Sunday, July 18, 2010

Learning variations across class lines... rich vs. poor

Many of you may have heard of a fellow named Malcolm Gladwell. He has written a series of books that, while not directly business books, have many things to say about doing business. Each of his books is excellent and I would highly recommend them all. All of his books share in common that they discuss human nature. Last night I lay in bed thinking about some of the concepts he presented in Outliers. This book seems to me to be the one that skyrocketed him into national (and international) stardom, as it were. This book struck a chord. And, interestingly, different people respond to different things in the book.

One of the concepts I found most interesting was the difference between poor children and middle and upper class children. He noted in the book that all of them cover the same topics during the school year. Each of them learns the same things. However each year the poor children seem to fall further and further behind. Gladwell attributes this to the approach of each class to summer vacation. Poor children are typically left to play and entertain themselves. They are often from homes with a single working parent (or none I suppose) and have limited opportunity to maintain or expand upon the knowledge that they gained during the school year.

By contrast, middle and upper class children often experience learning opportunities during the summer. I'm particularly interested in this topic since the Beans and I are vacationing in America this summer. And while it is, in every sense, a typical American summer, it is rife with opportunities for learning. For instance, this last weekend our small-town summer home had its annual "Homecoming". In honor of the day, we were swimming in learning opportunities. The particular focus was life in the 1860s when the town experienced a number of situations. The Beans had the opportunity to go on a covered wagon ride, visit a Confederate solider tent, and see a native American dance and living quarters. In addition, we've been to 2 art museums. We've also learned how to bowl and how to swim this summer.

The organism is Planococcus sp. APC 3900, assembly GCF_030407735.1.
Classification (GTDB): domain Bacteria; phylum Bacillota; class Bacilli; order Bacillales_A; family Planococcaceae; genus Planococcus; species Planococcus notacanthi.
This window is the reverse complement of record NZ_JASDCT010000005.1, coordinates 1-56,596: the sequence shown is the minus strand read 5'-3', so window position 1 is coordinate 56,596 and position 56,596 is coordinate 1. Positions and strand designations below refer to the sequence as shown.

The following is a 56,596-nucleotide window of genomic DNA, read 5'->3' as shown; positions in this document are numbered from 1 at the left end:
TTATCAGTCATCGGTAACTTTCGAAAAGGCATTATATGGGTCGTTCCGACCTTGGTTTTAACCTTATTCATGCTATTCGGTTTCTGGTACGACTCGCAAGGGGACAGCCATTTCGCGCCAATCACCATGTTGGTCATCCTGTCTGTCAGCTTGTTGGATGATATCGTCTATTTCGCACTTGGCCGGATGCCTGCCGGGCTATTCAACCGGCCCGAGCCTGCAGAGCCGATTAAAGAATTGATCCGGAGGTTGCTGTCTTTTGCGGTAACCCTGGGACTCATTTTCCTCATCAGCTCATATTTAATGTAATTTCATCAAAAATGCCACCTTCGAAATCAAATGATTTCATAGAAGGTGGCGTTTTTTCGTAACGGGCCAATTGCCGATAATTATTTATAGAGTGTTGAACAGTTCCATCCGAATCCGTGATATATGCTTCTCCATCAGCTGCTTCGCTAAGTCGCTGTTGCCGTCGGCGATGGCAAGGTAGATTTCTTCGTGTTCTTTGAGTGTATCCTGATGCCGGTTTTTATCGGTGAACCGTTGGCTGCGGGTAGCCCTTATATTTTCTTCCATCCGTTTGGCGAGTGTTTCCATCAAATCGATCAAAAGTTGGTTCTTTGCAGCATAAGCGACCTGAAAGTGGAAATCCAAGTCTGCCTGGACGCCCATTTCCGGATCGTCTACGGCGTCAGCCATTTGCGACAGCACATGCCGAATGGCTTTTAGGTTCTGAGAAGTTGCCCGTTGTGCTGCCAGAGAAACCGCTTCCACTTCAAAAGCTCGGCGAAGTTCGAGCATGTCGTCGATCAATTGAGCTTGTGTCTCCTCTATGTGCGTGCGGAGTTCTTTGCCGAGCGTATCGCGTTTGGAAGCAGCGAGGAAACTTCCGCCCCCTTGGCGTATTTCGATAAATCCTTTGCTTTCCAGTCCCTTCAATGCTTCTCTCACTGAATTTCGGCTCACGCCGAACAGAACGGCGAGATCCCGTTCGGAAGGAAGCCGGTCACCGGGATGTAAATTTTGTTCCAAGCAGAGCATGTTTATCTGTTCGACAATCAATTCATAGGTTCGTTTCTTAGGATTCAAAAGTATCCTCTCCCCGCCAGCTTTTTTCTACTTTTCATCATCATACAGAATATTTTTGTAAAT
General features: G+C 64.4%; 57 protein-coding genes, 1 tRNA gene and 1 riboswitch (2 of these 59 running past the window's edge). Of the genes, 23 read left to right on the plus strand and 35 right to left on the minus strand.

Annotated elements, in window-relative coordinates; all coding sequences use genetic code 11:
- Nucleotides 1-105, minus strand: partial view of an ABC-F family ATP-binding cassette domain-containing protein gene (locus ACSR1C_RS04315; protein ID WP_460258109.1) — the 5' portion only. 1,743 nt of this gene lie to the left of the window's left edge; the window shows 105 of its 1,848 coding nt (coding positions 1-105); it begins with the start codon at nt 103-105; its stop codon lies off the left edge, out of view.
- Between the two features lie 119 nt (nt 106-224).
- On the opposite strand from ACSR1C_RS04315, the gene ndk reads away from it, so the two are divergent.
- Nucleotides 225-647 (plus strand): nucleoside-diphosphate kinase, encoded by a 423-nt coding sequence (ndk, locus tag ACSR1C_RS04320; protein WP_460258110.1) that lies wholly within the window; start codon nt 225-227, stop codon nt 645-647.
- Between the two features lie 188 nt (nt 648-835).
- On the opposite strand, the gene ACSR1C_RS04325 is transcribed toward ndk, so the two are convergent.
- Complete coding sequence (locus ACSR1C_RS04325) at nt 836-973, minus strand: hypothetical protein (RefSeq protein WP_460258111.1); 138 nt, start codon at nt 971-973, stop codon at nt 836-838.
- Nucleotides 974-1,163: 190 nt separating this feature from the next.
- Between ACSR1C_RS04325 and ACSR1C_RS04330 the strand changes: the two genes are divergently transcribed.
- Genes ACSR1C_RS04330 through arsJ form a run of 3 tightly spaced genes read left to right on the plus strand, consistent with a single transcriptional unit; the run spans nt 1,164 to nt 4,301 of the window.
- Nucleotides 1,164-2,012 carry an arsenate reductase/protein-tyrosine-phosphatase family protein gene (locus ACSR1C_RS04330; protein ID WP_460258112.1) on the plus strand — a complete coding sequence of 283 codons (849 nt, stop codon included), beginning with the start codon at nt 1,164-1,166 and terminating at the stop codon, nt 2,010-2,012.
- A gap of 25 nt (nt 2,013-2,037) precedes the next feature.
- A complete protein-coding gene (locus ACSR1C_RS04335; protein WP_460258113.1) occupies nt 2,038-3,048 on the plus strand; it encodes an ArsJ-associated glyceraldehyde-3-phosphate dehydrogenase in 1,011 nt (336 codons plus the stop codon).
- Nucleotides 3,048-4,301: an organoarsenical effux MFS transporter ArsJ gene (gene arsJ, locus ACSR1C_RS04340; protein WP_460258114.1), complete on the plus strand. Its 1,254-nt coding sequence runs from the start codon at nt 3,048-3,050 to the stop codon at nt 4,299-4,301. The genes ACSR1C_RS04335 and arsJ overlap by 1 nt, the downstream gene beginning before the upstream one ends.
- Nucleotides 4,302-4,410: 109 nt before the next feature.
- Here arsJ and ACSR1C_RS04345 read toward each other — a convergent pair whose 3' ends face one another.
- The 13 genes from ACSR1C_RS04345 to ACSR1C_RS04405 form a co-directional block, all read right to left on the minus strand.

We've continued practicing our reading in English and in Arabic (yep we even took part in the local library's summer reading program), but the focus has been strongly on experiential learning. So, I find myself wondering, in Gladwell's research, did he find that this kind of learning is as valuable? Does it have to be practice on the topics they learned in school or are they gaining just as much by learning in more interactive ways? Don't get me wrong, once we get home I'm certain that El 3atal and TetaBean will begin some intensive prep for the coming school year. But for me, I think this learning they've been doing is perhaps more necessary as it expands their horizons and reminds them that there is a world outside of Amman and even Jordan. It reminds them that some societies count their history in thousands of years and some in hundreds. Bottom-line, it reminds them that they are of two cultures, each important, each valuable, each beautiful. So, here's to intercultural learning!

Happy Summers!


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